California is covering the bikini

Oct. 01, 1962
Oct. 01, 1962

Table of Contents
Oct. 1, 1962

The Series
Jack Price
America's Cup
  • At the precise moment shown at left, the Australian sloop "Gretel" swept past the U.S.'s "Weatherly" on the last leg of the second race to become the first America's Cup challenger in 28 years to win a single event in the best-of-seven series. The Aussies' victory evened the score at one all; on the following pages Carleton Mitchell analyzes the factors that gave new suspense to the century-old cup competition.

Harness Racing
College Football
  • By Gwilym S. Brown

    It has often been claimed, and statistics tend to prove it, that in college football the Western Conference is supreme. Returns from key games last week indicate the pattern will hold up again this fall

Pro Football
Motor Sports
Sporting Look
Baseball's Week
19th Hole: The Readers Take Over

California is covering the bikini

Next season's swim wear will reflect the new modesty of the St. Tropez set and the sleekness of the scuba divers of California

By Jo Ahern Zill

Each year at this time, before the sand is fairly shaken from the summer's beach towels, the swimsuit makers in California, having assessed the trends and temperament of the times, present swimsuits for the year to come. It is now clear that American women, who buy more than 14 million swimsuits annually, are going to get more coverage for their dollar. While the bikini is still the acknowledged uniform for the hip (but not hippy) teen-ager, most of California's award-winning designers—among them Rudi Gernreich, Elisabeth Stewart Beck, Margit Fellegi and Rose Marie Reid—are concentrating on a covering suit that fits loosely but is not form-concealing. Capping this trend is Gus Tassell's first special collection for Catalina. Tassell has designed a group of suits that are miniature versions of the beach dresses to be worn over them. Cole of California also covers up (next page), but differently. The suits on these three pages will be available this winter.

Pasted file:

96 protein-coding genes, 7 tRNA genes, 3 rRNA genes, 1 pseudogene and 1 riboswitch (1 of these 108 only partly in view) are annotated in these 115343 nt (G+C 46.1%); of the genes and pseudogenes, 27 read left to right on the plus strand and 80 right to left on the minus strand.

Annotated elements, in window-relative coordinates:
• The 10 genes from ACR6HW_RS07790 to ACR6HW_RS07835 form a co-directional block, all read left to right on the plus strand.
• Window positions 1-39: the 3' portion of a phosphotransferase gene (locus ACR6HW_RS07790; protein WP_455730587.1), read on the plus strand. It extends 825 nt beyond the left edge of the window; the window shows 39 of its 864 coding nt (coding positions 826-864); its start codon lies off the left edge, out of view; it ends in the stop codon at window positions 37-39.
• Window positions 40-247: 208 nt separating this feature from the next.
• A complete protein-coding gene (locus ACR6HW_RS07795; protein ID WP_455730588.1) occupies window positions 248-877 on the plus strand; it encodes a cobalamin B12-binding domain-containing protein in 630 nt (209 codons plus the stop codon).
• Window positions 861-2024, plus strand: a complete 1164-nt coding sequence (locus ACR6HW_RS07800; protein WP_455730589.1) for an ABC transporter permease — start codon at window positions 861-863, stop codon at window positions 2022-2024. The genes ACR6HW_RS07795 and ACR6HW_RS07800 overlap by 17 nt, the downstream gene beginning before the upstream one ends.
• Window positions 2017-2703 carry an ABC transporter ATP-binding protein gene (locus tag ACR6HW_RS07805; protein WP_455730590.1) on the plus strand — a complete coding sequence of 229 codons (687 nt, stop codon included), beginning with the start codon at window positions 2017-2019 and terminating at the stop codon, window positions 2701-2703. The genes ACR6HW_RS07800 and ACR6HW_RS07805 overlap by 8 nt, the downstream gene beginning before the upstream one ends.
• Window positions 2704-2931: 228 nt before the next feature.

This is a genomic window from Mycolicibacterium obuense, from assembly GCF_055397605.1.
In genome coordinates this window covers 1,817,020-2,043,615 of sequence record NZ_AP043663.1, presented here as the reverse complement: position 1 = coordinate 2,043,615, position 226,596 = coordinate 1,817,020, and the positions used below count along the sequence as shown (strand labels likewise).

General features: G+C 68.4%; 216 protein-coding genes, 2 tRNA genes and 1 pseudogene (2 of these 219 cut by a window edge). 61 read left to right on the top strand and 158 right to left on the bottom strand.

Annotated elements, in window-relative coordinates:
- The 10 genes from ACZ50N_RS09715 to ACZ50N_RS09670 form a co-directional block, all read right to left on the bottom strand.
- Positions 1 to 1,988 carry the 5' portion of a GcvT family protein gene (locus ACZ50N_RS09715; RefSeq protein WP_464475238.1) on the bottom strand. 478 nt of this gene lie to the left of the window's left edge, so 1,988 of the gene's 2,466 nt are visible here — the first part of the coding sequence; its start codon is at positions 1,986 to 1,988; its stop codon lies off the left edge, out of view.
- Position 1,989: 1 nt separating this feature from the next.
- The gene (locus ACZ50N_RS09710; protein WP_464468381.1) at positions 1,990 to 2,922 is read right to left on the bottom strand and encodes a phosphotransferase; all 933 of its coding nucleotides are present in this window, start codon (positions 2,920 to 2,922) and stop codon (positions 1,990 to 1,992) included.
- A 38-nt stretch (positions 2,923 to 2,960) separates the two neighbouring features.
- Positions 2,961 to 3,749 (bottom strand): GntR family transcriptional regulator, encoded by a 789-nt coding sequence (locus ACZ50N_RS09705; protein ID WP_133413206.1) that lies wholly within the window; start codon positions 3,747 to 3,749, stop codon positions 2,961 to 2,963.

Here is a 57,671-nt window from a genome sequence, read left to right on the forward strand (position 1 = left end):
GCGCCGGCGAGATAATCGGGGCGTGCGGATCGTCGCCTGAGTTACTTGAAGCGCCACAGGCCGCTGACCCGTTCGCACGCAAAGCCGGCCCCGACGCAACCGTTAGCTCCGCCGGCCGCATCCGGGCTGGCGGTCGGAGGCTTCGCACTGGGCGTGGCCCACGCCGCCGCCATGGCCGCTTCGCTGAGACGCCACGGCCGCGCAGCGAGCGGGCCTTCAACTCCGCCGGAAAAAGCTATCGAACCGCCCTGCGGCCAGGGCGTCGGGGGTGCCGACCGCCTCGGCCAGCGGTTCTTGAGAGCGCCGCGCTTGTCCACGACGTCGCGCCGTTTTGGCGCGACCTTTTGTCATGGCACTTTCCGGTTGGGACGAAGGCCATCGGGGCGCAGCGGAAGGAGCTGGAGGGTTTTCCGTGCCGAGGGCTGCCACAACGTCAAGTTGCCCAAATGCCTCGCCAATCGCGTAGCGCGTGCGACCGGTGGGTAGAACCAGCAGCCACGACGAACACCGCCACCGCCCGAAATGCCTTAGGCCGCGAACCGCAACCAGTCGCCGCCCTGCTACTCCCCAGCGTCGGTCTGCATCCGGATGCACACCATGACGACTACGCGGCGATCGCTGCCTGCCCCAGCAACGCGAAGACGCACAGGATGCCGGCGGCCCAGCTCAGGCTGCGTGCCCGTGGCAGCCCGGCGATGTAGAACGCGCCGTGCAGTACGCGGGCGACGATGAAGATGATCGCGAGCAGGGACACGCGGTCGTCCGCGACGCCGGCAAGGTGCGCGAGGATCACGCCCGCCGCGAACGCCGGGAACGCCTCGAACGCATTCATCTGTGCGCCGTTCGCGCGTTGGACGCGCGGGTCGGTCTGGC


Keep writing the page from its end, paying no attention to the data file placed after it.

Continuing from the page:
This is an article from the Oct. 1, 1962 issue Original Layout

Bloused-top maillot (above left, $24) by Rose Marie Reid is of lightweight nylon Helanca and has a natural, or no-inner-bra, construction. The tunic of knitted Creslan (left, $26) by Elisabeth Stewart has separate, elasticized trunks.

The covered look from St. Tropez is borrowed by Rose Marie Reid Juniors for a three-piece outfit (right, about $34) in wool knit: pullover, trunks and a bare midriff top with typical St. Trop anchor emblem. Vinyl kerchief is from Catalina.

A suit that looks as if it were already wet is Cole of California's front-zipped scuba-inspired maillot ($26). It is made of a lightweight double-knit nylon that has a high-sheen finish and is extremely supple and cool on the body. The black vinyl beach beret is from Bill Hawes.